Quotes by C. S. Lewis

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There are two kinds of people: those who say to God, Thy will be done, and those to whom God says, All right, then, have it your way.

Friendship is unnecessary, like philosophy, like art. It has no survival value; rather it is one of those things that give value to survival.
Faith... is the art of holding on to things your reason once accepted, despite your changing moods.
I believe in Christianity as I believe in the rising sun; not because I see it, but by it I can see all else.
Aim at heaven, and you will get earth thrown in; aim at earth, and you will get neither.
The task of the modern educator is not to cut down jungles, but to irrigate deserts.
God cannot give us a happiness and peace apart from Himself, because it is not there. There is no such thing.
Nothing that you have not given away will ever be really yours.
The real problem is not why some pious, humble, believing people suffer, but why some do not.
God whispers in our pleasures, but shouts in our pain.
Humans are amphibians -- half spirit and half animal. As spirits they belong to the eternal world, but as animals they inhabit time.
I do not believe one can settle how much we ought to give. I am afraid the only safe rule is to give more than we can spare.
No one ever told me that grief felt so like fear.
A proud man is always looking down on things and people; and, of course, as long as you're looking down, you can't see something that's above you.
Talk to me about the truth of religion and I'll listen gladly. Talk to me about the duty of religion and I'll listen submissively. But don't come talking to me about the consolations of religion or I shall suspect that you don't understand.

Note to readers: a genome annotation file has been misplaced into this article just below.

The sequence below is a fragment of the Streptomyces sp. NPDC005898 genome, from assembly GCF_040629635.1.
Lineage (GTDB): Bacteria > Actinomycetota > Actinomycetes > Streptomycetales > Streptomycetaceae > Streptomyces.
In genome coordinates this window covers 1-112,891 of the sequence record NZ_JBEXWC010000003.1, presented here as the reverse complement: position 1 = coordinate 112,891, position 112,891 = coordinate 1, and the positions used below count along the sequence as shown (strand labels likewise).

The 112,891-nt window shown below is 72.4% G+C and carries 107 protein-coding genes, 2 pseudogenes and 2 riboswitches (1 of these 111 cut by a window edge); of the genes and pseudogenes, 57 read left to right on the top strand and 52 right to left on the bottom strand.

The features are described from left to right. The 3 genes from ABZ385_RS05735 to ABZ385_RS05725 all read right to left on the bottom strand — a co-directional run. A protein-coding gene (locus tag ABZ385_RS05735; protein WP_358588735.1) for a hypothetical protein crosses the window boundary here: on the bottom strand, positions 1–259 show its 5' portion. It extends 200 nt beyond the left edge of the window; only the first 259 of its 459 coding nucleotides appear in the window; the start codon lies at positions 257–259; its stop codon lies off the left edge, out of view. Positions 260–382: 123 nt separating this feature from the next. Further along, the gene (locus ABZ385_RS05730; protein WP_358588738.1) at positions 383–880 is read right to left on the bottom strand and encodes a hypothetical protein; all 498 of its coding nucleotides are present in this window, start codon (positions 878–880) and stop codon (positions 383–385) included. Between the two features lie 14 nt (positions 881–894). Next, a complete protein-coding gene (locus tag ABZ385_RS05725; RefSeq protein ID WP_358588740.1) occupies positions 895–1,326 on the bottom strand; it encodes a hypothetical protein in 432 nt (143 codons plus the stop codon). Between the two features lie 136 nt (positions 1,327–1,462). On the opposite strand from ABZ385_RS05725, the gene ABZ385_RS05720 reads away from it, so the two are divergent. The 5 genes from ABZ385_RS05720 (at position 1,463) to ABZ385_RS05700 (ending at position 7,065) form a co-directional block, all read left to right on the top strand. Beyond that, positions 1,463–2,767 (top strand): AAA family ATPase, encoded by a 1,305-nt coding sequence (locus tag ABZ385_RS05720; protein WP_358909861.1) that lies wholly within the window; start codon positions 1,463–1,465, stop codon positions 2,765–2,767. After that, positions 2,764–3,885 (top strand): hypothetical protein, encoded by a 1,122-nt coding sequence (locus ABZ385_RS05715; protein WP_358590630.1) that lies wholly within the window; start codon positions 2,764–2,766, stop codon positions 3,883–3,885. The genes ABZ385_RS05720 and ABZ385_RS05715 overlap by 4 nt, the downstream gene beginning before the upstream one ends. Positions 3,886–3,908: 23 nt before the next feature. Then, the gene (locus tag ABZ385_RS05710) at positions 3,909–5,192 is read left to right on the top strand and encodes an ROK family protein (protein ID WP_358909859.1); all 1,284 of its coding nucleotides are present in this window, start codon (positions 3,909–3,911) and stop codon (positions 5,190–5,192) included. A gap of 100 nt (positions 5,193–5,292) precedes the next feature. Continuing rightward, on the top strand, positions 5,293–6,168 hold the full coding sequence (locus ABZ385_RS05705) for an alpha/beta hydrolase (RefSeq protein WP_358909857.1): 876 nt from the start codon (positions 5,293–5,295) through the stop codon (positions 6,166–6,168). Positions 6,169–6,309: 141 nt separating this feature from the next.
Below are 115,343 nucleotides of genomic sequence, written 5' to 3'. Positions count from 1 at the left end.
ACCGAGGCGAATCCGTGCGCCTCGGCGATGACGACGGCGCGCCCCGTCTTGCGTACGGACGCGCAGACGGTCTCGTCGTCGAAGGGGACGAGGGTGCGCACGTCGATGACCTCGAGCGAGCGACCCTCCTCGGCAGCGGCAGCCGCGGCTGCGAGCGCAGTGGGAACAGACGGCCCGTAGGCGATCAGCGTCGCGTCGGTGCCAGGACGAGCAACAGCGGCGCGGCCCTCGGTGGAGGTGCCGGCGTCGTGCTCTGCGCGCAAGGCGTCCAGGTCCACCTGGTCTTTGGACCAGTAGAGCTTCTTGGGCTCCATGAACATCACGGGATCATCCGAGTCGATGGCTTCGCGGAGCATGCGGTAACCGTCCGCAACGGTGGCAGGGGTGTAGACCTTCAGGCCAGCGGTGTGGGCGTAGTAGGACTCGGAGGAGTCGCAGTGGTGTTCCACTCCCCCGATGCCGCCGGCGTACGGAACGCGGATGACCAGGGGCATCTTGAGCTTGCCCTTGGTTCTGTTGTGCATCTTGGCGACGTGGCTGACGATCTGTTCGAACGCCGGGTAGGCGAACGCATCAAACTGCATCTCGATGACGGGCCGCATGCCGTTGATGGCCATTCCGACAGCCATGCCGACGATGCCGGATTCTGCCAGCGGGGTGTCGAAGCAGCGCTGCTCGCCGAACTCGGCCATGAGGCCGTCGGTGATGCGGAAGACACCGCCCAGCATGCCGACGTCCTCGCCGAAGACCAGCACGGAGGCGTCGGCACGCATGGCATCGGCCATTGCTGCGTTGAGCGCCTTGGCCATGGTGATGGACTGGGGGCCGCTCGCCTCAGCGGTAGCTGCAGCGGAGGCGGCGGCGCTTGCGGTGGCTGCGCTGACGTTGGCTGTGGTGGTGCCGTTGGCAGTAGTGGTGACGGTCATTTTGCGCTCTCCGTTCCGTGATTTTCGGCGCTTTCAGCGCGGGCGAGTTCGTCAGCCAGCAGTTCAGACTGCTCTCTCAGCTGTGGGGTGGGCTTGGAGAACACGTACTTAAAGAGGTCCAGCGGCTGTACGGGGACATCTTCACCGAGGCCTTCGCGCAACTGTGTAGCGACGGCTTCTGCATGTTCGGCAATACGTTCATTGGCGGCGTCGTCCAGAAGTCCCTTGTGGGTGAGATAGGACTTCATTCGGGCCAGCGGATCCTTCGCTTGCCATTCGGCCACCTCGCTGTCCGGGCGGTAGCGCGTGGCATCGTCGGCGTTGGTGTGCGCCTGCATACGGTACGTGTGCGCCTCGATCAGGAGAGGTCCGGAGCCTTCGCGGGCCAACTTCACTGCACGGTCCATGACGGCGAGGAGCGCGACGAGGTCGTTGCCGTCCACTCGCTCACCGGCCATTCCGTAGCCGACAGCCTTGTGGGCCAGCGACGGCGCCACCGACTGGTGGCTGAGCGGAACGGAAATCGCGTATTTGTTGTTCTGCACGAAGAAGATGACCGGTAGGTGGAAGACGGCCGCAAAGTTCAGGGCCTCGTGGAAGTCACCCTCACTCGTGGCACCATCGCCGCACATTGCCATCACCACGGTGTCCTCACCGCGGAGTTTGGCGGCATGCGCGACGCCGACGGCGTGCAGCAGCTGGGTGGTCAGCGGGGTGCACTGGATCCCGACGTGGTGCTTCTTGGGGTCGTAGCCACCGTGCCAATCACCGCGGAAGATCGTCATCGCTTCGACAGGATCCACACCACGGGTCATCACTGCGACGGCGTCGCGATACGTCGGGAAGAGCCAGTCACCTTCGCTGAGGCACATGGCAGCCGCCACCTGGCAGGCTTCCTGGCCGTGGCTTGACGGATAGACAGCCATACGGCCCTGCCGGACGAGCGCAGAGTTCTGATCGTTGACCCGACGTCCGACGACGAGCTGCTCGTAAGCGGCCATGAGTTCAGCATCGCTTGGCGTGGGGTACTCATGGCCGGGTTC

The safest road to hell is the gradual one -- the gentle slope, soft underfoot, without sudden turnings, without milestones, without signposts.
Has this world been so kind to you that you should leave with regret? There are better things ahead than any we leave behind.
All that is not eternal is eternally out of date.
We were promised sufferings. They were part of the program. We were even told, 'Blessed are they that mourn
The salvation of a single soul is more important than the production or preservation of all the epics and tragedies in the world.
If we really think that home is elsewhere and that this life is a wandering to find home, why should we not look forward to the arrival?
If I find in myself a desire which no experience in this world can satisfy, the most probable explanation is that I was made for another world.
Miracles do not, in fact, break the laws of nature.
I sometimes wander whether all pleasures are not substitutes for joy.
If you read history you will find that the Christians who did most for the present world were precisely those who thought most of the next. It is since Christians have largely ceased to think of the other world that they have become so ineffective in this.
It is hard to have patience with people who say There is no death or Death doesn't matter. There is death. And whatever is matters. And whatever happens has consequences, and it and they are irrevocable and irreversible. You might as well say that birth doesn't matter.
If, as I can't help suspecting, the dead also feel the pains of separation (and this may be one of their purgatorial sufferings), then for both lovers, and for all pairs of lovers without exception, bereavement is a universal and integral part of our experience of love.
There is, hidden or flaunted, a sword between the sexes till an entire marriage reconciles them.
Part of every misery is, so to speak, the misery's shadow or reflection: the fact that you don't merely suffer but have to keep on thinking about the fact that you suffer. I not only live each endless day in grief, but live each day thinking about living each day in grief.
You ask whether I have ever been in love: fool as I am, I am not such a fool as that. But if one is only to talk from first-hand experience, conversation would be a very poor business. But though I have no personal experience of the things they call love, I have what is better -- the experience of Sappho, of Euripides, of Catallus, of Shakespeare, of Spenser, of Austen, of Bronte, of anyone else I have read.